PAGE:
- For Okinawa sailings ONLY: International tourist tax, HKD 55 (JPY 1000) per person
- Meals at specialty restaurants
And of course, other purchases onboard like massage and shopping.
How to book flights to Hong Kong for your cruise?
Several airlines fly from the Philippines to Hong Kong, making it one of the most accessible destinations for Pinoys. For those joining a cruise, Philippine Airlines offers some of the most ideal flights. The timings are great, with morning HK-bound flights that arrive just in time for cruise boarding (usually done in the afternoon) and evening return flights to the Philippines.
If you decide to fly on the same day of ship embarkation and disembarkation, these flights will give you plenty of allowance. As of this writing, here’s PAL’s Hong Kong schedule:
Manila to Hong Kong (ETD-ETA)
- 7:50 – 10:15 — most ideal
- 10:10 – 12:25
- 15:15 – 17:40
- 19:00 – 21:25
Hong Kong to Manila (ETD-ETA)
- 11:30 – 13:40
- 13:25 – 15:35
- 19:20 – 21:25
- 22:45 – 00:55 (+1 day) — most ideal
Because different routes may have different timetables and changes to the schedule may happen, always double check the cruise ship’s latest boarding/disembarkation times before you book your flight.
We flew with Philippine Airlines on our most recent Hong Kong-Vietnam cruise this year and also on our Singapore-Malaysia cruise last year. One thing I really appreciate is the generous baggage allowance that automatically comes with each booking. For Hong Kong flights, check-in baggage can weigh 35 kg maximum for Economy passengers (30 kg for Economy Saver). That should cover all your cruise #OOTDs and pasalubong.
You also get a 7-kg carry-on baggage allowance on top of it.
Often, although some flights with low-cost carriers really do appear cheap, when you start adding baggage allowance, the total cost gets close (sometimes even exceeding) PAL’s prices.
Another reason we prefer PAL is its four-star service that matches the pampering and comfort that cruises are known for. We can always rely on PAL to serve delicious inflight meals and unlimited drinks on board, already included in the booking. On our last trip, the chicken sausages and chicken rice were yum yum!
That said, it’s always good practice to book a flight scheduled at least a day ahead of the sailing date. For example, if your cruise starts on a Monday, fly to Hong Kong on Sunday or earlier for your peace of mind. But if you choose to go that route, you’ll also need to book a hotel in Hong Kong. Speaking of hotels…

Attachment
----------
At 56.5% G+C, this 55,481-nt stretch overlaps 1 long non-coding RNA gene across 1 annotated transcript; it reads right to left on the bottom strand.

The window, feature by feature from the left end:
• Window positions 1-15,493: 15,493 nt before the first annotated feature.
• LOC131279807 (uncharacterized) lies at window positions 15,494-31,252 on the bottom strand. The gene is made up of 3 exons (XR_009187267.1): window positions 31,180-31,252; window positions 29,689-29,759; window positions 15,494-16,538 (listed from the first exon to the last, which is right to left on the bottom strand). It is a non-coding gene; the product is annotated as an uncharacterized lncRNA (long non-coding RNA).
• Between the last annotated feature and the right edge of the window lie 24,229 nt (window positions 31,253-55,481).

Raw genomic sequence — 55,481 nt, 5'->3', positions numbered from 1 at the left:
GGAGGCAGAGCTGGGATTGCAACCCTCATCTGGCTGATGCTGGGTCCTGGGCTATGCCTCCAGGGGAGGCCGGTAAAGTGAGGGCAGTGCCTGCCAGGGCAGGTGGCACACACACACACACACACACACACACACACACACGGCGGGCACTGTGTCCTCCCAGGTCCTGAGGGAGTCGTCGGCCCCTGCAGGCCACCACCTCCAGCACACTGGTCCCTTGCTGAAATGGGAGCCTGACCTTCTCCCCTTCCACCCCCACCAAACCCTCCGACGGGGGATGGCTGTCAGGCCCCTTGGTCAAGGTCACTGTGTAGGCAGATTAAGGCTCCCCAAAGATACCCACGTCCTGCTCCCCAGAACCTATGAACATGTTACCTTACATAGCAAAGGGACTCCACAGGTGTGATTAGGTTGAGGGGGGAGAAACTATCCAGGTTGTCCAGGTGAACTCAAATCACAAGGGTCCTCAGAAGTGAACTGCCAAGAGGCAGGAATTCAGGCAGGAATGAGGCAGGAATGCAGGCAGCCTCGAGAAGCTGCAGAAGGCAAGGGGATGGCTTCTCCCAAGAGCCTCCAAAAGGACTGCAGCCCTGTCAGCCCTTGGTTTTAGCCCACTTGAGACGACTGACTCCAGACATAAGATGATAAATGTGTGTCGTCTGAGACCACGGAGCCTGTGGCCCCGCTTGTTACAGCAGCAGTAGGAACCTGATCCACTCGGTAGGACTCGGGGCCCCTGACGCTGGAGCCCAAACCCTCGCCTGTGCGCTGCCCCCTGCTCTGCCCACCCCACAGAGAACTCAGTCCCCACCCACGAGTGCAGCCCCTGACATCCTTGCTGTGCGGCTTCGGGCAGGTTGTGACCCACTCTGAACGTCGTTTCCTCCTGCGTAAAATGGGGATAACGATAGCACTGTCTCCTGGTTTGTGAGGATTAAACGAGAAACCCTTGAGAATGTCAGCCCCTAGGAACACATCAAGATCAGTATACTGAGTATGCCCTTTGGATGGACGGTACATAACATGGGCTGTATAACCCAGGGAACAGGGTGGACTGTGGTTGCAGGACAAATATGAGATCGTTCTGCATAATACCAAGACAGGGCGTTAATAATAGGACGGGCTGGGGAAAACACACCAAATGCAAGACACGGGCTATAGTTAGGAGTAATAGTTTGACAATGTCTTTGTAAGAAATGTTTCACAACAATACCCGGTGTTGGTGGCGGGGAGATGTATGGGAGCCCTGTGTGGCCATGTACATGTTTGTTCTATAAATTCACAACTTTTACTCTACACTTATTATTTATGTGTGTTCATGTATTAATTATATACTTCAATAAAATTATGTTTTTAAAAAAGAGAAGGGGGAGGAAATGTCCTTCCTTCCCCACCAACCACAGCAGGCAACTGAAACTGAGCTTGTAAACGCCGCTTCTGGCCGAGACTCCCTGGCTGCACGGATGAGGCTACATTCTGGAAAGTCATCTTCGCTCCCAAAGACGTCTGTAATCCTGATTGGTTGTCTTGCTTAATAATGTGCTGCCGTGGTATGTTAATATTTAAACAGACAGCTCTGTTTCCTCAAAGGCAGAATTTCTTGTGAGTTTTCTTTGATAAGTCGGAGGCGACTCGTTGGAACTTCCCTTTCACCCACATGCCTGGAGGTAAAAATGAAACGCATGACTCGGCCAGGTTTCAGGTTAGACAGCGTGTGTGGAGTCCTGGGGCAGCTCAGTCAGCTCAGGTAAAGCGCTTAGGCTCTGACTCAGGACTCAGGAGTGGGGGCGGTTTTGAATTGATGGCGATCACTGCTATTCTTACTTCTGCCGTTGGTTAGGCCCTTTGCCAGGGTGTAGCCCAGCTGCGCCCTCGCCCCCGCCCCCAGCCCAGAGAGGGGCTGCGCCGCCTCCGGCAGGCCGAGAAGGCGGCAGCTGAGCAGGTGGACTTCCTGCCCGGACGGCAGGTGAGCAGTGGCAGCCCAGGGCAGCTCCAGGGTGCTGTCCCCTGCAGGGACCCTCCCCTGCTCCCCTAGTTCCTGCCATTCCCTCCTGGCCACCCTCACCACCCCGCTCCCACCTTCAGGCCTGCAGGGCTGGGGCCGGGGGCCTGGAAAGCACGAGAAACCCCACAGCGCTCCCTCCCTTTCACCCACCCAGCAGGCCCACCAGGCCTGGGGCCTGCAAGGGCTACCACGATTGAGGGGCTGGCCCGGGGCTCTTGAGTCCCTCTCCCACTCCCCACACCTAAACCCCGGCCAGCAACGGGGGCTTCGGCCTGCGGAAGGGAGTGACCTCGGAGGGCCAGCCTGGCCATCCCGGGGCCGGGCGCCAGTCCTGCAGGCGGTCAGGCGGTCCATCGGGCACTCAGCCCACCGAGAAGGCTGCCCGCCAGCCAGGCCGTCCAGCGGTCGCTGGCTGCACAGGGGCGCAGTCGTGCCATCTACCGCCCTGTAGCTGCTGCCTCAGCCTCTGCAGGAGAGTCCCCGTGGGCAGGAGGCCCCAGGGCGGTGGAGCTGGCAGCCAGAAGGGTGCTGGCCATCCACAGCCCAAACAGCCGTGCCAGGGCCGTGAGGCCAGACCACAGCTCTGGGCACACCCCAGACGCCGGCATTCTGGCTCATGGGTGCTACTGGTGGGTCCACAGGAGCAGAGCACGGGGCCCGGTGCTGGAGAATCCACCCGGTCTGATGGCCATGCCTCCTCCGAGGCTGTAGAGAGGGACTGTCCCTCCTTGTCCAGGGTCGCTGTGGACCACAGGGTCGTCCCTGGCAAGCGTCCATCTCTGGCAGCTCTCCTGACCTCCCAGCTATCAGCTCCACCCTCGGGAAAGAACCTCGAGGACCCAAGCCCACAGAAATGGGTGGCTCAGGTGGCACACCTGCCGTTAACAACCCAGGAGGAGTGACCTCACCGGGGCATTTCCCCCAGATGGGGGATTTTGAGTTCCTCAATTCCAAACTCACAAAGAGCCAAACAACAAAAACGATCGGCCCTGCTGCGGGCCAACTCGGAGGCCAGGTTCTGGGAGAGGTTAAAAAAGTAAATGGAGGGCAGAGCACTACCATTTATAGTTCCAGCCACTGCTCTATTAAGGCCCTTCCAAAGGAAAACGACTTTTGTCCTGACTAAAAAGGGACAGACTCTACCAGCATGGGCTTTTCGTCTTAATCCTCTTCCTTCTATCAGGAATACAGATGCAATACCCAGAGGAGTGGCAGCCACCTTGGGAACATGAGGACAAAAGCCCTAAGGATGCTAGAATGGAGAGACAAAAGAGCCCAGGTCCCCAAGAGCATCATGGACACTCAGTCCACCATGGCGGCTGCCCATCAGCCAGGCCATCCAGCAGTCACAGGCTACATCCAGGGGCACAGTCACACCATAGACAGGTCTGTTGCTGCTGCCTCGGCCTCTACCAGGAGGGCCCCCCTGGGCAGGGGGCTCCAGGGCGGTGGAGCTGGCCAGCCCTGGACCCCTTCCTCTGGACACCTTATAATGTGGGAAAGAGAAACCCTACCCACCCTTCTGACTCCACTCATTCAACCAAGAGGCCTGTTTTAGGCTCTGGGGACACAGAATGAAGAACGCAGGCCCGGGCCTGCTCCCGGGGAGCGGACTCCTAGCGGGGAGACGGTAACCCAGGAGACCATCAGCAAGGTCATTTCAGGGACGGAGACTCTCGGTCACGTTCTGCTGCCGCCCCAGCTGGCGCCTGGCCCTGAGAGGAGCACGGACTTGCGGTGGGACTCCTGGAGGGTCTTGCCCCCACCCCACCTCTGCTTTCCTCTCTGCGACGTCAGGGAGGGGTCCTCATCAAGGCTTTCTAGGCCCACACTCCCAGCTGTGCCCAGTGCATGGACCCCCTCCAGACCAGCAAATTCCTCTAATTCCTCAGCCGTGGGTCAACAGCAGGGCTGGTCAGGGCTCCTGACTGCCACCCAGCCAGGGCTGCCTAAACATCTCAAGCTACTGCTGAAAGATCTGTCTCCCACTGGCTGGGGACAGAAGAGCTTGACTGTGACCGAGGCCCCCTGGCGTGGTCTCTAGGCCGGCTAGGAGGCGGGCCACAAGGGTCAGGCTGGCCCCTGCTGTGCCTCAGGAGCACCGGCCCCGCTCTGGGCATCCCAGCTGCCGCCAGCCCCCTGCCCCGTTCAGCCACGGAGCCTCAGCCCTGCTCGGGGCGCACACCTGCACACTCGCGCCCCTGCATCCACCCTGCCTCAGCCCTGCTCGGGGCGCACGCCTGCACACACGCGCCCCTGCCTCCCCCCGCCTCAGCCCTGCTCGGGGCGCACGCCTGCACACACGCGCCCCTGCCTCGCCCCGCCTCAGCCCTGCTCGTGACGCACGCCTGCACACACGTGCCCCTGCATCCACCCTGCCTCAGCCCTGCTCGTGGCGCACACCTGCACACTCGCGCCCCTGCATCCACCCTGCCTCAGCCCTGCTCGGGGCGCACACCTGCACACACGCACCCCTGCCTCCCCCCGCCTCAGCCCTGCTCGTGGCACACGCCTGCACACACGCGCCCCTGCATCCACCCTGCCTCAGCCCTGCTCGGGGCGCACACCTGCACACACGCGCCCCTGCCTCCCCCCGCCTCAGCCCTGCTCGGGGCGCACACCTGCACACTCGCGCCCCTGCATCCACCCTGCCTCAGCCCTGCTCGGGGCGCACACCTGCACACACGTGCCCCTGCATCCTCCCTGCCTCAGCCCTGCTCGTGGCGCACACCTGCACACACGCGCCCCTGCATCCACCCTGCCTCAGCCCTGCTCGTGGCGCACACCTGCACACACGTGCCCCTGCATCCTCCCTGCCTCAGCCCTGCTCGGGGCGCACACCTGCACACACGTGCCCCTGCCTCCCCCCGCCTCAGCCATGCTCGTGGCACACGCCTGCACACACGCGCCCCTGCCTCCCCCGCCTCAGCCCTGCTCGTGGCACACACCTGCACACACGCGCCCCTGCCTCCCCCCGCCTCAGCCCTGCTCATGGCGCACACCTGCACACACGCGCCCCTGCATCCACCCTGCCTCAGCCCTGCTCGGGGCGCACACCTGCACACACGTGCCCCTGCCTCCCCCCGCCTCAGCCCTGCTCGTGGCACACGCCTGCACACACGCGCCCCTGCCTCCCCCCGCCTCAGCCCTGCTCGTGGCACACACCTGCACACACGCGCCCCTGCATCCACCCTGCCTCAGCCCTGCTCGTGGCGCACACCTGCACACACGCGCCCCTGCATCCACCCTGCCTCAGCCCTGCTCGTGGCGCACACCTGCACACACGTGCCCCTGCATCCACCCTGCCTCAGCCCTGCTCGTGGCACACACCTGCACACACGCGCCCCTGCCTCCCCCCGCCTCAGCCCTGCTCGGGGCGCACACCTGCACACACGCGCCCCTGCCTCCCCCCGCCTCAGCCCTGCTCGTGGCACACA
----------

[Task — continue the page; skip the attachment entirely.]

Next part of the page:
Top Hotels Near Kai Tak Cruise Terminal
If you prefer to fly to Hong Kong at least a day before your actual sailing, you can make things more convenient by staying at a hotel close to the Kai Tak Cruise Terminal. Here are some of the nearby hotel options.
Top Hotels Near Hong Kong Airport
You could also consider booking a hotel near the airport. This is ideal if your flight to Hong Kong is arriving at night or you plan to stay longer in the city after your cruise to visit key attractions like Disneyland and Ngong Ping 360. The hotels listed below are located close to Hong Kong International Airport and have easy access to Sunny Bay and Tung Chung stations, which are the jumping-off points to said attractions.
Search for more Hong Kong Hotels!
BEFORE YOUR CRUISE
What are the requirements when boarding Resorts World One?
Before your trip, make sure you have the following documents:
- Valid passport
- 2 photocopies of your passport’s bio page (same size, not enlarged)
- Cruise booking confirmation (printed or digital)
- HKD, USD, or credit card: The default currency onboard is HKD, but USD is accepted, too.
As of December 2023, online check in is now mandatory. To do that, just visit this page.
Is a visa needed for Okinawa and Sanya when arriving by cruise ship?
For Philippine-passport holders, no need to apply for a visa, even for Okinawa (Japan) and Sanya (China). The policy applies to tourists arriving and departing via the same cruise ship.